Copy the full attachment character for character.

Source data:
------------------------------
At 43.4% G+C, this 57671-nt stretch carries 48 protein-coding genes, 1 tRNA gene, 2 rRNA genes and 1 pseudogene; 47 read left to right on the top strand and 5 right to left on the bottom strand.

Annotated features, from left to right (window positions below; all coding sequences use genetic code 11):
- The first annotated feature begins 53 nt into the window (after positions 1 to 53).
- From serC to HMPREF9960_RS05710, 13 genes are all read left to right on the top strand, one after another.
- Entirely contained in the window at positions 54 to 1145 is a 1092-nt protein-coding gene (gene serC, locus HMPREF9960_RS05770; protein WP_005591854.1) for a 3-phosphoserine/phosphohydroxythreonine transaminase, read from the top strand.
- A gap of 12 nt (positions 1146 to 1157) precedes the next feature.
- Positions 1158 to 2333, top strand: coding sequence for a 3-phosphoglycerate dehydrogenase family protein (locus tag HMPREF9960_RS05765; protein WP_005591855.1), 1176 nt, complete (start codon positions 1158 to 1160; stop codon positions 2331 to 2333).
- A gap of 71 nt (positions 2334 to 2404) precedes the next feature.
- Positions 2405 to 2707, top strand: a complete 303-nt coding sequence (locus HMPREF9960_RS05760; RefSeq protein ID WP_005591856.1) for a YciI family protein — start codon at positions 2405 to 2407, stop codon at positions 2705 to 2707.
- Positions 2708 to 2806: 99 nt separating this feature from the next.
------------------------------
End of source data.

At 43.4% G+C, this 57671-nt stretch carries 48 protein-coding genes, 1 tRNA gene, 2 rRNA genes and 1 pseudogene; 47 read left to right on the top strand and 5 right to left on the bottom strand.

Annotated features, from left to right (window positions below; all coding sequences use genetic code 11):
- The first annotated feature begins 53 nt into the window (after positions 1 to 53).
- From serC to HMPREF9960_RS05710, 13 genes are all read left to right on the top strand, one after another.
- Entirely contained in the window at positions 54 to 1145 is a 1092-nt protein-coding gene (gene serC, locus HMPREF9960_RS05770; protein WP_005591854.1) for a 3-phosphoserine/phosphohydroxythreonine transaminase, read from the top strand.
- A gap of 12 nt (positions 1146 to 1157) precedes the next feature.
- Positions 1158 to 2333, top strand: coding sequence for a 3-phosphoglycerate dehydrogenase family protein (locus tag HMPREF9960_RS05765; protein WP_005591855.1), 1176 nt, complete (start codon positions 1158 to 1160; stop codon positions 2331 to 2333).
- A gap of 71 nt (positions 2334 to 2404) precedes the next feature.
- Positions 2405 to 2707, top strand: a complete 303-nt coding sequence (locus HMPREF9960_RS05760; RefSeq protein ID WP_005591856.1) for a YciI family protein — start codon at positions 2405 to 2407, stop codon at positions 2705 to 2707.
- Positions 2708 to 2806: 99 nt separating this feature from the next.